Police have identified 26-year-old Chris Harper Mercer as the shooter who massacred at least 10 students in a community college in Oregon at around 10:38 on Thursday morning.
|Chris Harper Mercer posted this picture on MySpace. |
He is holding a gun.
According to students present at the scene, Mercer entered the classroom with a gun and told the students to stand up and state their religion. Then, he started firing.
A comprehensive article by the New York Times fleshes out a fuller picture of Mercer. His parents were divorced. He graduated from a private school for students with learning disabilities and emotional issues. He left the army before finishing basic training, and he didn't have a girlfriend. His mother was overprotective. He and his stepfamily had moved to Oregon recently. His online posts suggest that he sympathized with mass shooters.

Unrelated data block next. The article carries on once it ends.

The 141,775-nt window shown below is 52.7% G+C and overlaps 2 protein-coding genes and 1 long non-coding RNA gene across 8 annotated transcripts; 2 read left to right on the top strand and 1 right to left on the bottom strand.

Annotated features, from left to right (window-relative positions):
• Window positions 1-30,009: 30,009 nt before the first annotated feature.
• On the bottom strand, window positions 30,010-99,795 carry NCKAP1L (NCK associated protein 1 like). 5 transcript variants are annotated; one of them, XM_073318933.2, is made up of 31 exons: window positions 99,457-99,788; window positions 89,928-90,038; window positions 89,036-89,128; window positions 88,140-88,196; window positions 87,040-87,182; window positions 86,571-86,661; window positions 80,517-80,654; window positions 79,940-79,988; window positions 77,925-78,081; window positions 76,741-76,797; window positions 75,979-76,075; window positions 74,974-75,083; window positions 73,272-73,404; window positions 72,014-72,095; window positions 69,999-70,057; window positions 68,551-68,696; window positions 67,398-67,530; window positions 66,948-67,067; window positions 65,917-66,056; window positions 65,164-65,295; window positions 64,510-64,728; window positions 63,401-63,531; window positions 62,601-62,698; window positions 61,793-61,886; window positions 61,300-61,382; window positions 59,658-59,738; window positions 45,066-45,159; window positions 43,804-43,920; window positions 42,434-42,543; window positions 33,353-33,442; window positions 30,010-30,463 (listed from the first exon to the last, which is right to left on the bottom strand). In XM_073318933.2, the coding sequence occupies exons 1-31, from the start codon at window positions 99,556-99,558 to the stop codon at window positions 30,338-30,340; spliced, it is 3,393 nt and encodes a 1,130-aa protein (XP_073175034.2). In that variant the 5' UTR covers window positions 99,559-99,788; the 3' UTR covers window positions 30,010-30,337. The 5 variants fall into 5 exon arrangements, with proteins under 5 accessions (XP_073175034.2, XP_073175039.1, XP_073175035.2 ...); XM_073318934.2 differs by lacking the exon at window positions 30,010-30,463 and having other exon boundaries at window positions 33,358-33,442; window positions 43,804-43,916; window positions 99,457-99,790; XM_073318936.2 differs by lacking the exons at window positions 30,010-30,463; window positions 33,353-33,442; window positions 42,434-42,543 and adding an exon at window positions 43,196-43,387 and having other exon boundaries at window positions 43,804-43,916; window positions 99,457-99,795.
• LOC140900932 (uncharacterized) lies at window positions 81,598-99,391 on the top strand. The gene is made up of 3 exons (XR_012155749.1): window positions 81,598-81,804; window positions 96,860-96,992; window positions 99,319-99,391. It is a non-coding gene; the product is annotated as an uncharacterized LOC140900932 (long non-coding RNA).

"On a blog post linked to Mr. Harper-Mercer’s email address, an Aug. 31 entry expresses sympathy for Vester Lee Flanagan II, a dismissed television reporter who killed two former colleagues during a live broadcast in Roanoke, Va.: 'I have noticed that people like him are all alone and unknown, yet when they spill a little blood, the whole world knows who they are.' The entry continues, 'Seems the more people you kill, the more you’re in the limelight.'"
Although the amount of guns Mercer brought with him on campus suggested that he expected to be under siege for a long time, he died on the scene. I am nothing but supportive towards those in class who professed that gun control legislation should include a provision for stricter background checks.
But consider that such a background check had been performed on Mercer. Where then would we draw the line between prejudice and "safety"? Discriminatory background checks could pose a whole other set of issues about our attitudes towards the mentally ill, soldiers and veterans, and lonely people in general, most of whom do not kill. Not to mention the pervasive internet privacy debate. One might have pointed to Mercer's blog posts as the linchpin for the denial of a gun, but not so if his posts had been "private."
What if you were in the place to deny or allow Mercer a gun based on his background? Would you have pegged him for a potential killer? What is the correct formula upon which we might base your decision?